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September 6, 2010 | by  | in Opinion |
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Is there such a thing as a woman-lawyer, or just women who are lawyers?

With over half of all university students being female, along with two female ex-Prime Ministers, a female Chief Justice, a female ex-Governor General you could perhaps be forgiven for thinking that at least for the tertiary-educated, professional woman gender is no longer an obstacle.

However, the recent Human Rights Commission (HRC) report Human Rights and Women, released in March, indicated that in the business sector, only a very small number of governance and leadership positions are held by women. This is reflected in the fact that only a quarter of people with incomes over $75,000 are women, and the median annual income of women is over a third lower than men’s.

When it comes to law, the 2008 HRC census on women’s participation showed that 41.6 per cent of practitioners are women, while 19.34 per cent are partners of law firms, and women are much more likely to have partnerships in smaller firms. In terms of the judiciary, 26.5 per cent of all judges are female—and the report noted that the judiciary was an area in which “progress has all but stalled in terms of women’s appointments”. The explanations behind these numbers are many and complex, and there is not the space here to canvas them all. But there are also qualitative, not just quantitative questions to be asked in this context.

Before lamenting the lack of female partners it is important to understand why it is important, in a substantive sense beyond the obvious arguments, for numerical equality, to have more female partners. Are there substantive differences between women and men in these positions? Is there such a thing as a woman-lawyer, or just women who are lawyers? Woman-partners, or just partners who happen to be women?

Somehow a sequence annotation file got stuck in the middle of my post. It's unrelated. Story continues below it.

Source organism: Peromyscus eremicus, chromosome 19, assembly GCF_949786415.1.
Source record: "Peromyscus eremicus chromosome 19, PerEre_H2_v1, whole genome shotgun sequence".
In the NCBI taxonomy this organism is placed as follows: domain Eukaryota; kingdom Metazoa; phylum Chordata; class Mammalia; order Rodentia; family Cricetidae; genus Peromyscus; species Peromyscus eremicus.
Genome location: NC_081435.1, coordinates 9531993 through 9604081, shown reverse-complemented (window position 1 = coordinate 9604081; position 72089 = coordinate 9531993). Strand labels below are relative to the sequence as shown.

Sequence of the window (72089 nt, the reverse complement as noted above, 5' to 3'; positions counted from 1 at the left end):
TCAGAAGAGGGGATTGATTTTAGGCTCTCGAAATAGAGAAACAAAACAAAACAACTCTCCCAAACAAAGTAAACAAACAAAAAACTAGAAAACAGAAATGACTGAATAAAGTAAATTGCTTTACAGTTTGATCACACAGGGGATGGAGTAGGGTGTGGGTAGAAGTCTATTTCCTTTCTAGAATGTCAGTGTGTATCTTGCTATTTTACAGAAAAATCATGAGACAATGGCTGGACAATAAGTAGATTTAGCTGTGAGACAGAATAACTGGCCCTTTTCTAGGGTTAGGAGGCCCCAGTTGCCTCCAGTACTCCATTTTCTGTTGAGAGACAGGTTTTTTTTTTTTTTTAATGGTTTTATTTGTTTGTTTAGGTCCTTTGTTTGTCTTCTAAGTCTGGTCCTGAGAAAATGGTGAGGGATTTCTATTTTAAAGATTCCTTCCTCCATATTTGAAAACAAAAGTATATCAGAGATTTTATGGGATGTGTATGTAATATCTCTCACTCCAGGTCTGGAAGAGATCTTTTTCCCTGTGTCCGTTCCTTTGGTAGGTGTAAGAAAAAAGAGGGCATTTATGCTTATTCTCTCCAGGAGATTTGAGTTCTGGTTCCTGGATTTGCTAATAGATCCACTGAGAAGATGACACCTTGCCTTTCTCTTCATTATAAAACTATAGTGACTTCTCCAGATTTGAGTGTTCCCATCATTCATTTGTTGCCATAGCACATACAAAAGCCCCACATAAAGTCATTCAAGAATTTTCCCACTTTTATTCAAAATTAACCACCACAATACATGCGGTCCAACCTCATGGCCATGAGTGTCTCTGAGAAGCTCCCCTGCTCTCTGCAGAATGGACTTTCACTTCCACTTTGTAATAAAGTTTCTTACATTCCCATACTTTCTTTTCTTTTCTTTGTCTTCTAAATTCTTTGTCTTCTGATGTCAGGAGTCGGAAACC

One of the issues these questions implicate is measures of success. Often measures of success and pathways to success are unaccommodating of female lawyers who may take maternity leave, or work part-time in order to take care of children, or who follow a displayed preference for areas of law such as family law, which are not a part of traditional conceptions of the highflying corporate lawyer.

The presence of women in decision-making positions and positions of authority within the legal profession provides an opportunity to influence the culture of the workplaces. In terms of judicial appointments, the continued lack of demographic representativeness of our judiciary is particularly concerning. As stated by the Ministry of Justice, judges should be “aware of, and sensitive to, the diversity of modern New Zealand society. It is very important that the judiciary comprise those with experience of the community of which the court is part and who clearly demonstrate their social awareness.” The presence of women on the bench is important in terms of ensuring the culture of the court room is truly reflective of our diverse community.

The Law Students Society and Chapman Tripp are hosting a panel discussion on this topic on Thursday, 16th September at 5:30pm at the Chapman Tripp offices, 10 Custom House Quay, Wellington CBD.

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